The wave of terror attacks in various places of late, most recently in London, has heightened the risks of ordinary people suffering at the hands of madmen seized by perverted beliefs. Last Saturday, the pavements people strolled on in London and places which once brimmed with bonhomie were turned into killing grounds by suspected Islamists. The attackers reportedly uttered pieties but, in fact, were the devil incarnate. Their tactic was to link themselves to a religion of peace in order to sow hatred among those of different faiths.
In London, Paris, Sydney and elsewhere, many citizens saw the ruse and came together instead to express solidarity in strong vocal messages. Sadly, there were also those who reacted differently and made Muslims the target of their runaway fears. They openly berated the innocent, scrawled hate graffiti as well as tweeted their bigoted taunts - taking aim at even London's much-respected Muslim mayor, Mr Sadiq Khan.
In the aftermath of this and earlier attacks, it has been noticed that the moderate masses are often silent. Are they fearful of reprisals, unwilling to stand up for their moral convictions, or lacking in the mental energy required to fight the menace of terrorism? People are capable of being worked up by seemingly smaller issues and they go to great lengths to show support for certain causes. Yet when it comes to the greatest moral outrage of this day and times - the cold-blooded killing of innocents by terrorists - many are strangely quiet. How many times, some ask, should messages of condemnation be repeated? The answer is: each and every time terrorism rears its head. The frequency and intensity of hate must be matched with an opposing force of greater power, if the battle against a Hydra-like enemy is to be won.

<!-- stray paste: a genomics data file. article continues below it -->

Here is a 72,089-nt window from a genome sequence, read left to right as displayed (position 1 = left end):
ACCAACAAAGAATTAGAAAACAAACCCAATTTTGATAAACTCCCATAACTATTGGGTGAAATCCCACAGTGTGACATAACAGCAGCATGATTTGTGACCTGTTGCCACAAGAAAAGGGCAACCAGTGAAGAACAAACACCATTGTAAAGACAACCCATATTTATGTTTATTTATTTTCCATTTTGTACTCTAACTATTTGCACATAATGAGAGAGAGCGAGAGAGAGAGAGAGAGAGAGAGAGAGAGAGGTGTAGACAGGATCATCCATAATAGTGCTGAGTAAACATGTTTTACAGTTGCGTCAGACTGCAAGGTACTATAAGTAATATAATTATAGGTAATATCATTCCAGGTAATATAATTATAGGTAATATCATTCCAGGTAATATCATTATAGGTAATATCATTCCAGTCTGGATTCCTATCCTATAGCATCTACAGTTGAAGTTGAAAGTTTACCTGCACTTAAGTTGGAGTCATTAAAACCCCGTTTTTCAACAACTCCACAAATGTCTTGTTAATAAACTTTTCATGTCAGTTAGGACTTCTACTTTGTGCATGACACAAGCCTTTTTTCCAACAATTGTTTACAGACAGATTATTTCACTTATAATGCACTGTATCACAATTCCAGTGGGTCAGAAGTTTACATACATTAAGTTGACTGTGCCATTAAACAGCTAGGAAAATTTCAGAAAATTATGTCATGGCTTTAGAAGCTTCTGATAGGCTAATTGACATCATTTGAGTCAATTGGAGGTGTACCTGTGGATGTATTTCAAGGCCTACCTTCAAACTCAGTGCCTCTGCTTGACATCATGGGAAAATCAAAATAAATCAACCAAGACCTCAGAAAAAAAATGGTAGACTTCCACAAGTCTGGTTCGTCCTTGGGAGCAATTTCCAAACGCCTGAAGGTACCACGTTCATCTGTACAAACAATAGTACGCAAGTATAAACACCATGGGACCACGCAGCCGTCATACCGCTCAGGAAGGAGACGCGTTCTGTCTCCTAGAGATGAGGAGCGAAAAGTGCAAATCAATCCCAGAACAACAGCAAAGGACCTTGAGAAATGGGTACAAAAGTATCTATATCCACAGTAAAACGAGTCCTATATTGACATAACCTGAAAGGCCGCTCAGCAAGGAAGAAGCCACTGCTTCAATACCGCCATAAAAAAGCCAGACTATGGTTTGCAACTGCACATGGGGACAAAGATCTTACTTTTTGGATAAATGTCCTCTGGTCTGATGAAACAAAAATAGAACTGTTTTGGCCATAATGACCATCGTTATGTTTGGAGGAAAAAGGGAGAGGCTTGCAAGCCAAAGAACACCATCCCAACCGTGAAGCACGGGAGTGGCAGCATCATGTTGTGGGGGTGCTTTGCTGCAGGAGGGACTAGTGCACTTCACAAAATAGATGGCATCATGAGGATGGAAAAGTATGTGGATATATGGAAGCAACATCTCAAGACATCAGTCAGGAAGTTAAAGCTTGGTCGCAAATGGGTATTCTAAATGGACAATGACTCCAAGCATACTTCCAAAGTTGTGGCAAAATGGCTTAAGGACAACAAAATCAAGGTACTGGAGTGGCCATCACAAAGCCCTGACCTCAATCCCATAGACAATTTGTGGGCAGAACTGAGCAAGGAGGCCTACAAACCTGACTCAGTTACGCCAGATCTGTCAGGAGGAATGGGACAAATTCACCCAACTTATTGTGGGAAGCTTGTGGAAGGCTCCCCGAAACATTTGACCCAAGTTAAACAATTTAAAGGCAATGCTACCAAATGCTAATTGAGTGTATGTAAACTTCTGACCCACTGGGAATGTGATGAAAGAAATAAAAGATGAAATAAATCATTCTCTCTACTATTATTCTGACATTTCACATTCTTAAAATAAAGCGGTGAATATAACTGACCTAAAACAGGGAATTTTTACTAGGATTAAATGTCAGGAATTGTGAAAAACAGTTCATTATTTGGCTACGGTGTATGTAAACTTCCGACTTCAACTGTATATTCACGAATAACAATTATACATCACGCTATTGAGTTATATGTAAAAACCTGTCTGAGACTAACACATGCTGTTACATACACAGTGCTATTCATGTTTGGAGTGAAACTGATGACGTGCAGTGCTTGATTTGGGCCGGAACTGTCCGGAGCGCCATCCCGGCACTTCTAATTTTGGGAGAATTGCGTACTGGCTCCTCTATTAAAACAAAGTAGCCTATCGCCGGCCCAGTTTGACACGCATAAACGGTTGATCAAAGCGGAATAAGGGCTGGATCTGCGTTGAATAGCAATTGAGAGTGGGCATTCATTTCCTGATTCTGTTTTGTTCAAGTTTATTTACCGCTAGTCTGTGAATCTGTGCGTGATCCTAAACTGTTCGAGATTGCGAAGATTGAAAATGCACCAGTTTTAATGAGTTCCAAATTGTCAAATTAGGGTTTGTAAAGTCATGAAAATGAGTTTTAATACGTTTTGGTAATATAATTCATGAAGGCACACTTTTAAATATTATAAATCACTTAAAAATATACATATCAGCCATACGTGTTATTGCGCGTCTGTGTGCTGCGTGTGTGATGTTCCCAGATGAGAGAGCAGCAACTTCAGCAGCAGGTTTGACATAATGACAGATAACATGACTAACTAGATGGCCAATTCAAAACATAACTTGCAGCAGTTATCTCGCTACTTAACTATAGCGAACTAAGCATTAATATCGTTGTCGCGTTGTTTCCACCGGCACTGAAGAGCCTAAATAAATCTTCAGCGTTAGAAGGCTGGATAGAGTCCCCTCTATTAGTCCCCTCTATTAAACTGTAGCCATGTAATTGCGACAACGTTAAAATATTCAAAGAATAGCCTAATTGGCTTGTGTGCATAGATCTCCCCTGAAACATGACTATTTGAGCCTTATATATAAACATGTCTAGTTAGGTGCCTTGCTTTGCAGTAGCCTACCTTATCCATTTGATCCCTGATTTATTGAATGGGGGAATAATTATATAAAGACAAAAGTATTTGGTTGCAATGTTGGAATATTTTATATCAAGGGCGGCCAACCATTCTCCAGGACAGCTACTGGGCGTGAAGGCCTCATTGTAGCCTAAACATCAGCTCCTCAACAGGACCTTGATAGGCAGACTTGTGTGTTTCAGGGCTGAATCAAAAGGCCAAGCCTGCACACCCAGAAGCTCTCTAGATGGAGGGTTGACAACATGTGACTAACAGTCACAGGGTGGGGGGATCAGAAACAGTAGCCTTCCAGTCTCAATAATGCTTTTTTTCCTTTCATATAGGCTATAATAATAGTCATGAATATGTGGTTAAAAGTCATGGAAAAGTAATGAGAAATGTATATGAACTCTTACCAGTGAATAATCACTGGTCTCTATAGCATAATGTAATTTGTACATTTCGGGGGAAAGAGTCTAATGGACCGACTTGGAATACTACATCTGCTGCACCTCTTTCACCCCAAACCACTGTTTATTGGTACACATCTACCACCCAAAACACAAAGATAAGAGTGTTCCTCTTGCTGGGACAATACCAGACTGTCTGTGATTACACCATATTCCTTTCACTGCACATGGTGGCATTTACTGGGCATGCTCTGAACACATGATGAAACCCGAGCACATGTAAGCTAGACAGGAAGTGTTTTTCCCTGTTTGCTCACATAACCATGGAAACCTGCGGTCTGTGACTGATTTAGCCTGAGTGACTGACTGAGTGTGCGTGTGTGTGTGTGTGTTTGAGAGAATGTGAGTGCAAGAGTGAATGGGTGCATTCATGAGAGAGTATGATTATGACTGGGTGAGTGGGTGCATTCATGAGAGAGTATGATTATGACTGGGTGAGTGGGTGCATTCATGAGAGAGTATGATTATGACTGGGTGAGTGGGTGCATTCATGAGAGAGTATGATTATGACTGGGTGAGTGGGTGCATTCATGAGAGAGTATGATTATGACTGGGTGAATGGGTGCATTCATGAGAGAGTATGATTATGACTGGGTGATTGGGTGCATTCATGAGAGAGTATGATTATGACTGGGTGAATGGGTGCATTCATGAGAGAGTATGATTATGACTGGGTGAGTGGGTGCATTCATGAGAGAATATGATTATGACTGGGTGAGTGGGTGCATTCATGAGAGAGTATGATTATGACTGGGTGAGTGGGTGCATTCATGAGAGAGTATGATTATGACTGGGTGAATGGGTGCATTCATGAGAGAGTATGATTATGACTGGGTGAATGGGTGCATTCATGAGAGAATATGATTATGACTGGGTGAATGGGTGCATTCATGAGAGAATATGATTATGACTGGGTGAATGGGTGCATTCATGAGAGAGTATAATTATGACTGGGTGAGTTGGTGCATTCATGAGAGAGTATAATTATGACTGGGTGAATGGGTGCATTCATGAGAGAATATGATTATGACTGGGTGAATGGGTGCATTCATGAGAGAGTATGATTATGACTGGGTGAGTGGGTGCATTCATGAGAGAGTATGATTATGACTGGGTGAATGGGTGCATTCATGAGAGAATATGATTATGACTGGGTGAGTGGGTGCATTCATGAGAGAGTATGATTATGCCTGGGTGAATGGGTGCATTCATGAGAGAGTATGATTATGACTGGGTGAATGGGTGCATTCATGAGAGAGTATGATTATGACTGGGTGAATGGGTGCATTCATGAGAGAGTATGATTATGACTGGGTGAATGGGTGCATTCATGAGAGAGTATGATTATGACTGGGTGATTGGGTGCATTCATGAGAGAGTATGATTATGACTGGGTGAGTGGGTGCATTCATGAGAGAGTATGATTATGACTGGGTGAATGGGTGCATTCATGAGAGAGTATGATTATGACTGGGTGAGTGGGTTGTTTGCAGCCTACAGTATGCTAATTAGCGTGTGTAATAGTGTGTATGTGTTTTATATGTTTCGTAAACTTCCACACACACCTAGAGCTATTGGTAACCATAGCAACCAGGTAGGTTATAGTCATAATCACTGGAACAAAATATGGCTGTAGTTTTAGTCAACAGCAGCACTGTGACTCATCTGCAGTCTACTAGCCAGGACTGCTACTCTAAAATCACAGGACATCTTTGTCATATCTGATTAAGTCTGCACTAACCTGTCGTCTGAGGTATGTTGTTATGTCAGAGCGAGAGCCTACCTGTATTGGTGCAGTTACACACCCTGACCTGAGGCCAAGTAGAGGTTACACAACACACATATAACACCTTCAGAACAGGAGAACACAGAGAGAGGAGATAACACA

In Singapore, as unexpectedness is the terrorist's chief weapon, people need to blunt its edge by keeping the powder dry and staying in step with the SGSecure movement. Even when one manages to prevent or contain the physical harm that a terrorist inflicts during a single incident, the psychological damage of attacks should not be underestimated - for example, the suspicion that is bred when terror acts are not condemned by certain groups.
The multi-religious and multiracial nature of society imposes a duty on everyone to defend what has the potential to be both a source of strength and a source of weakness. Terrorists work on the fault lines. Hence, religious and community leaders and others must fortify the links to thwart them. In this unending struggle, it's vital to ensure social relations are sufficiently robust so people can work together to disrupt cycles of radicalisation.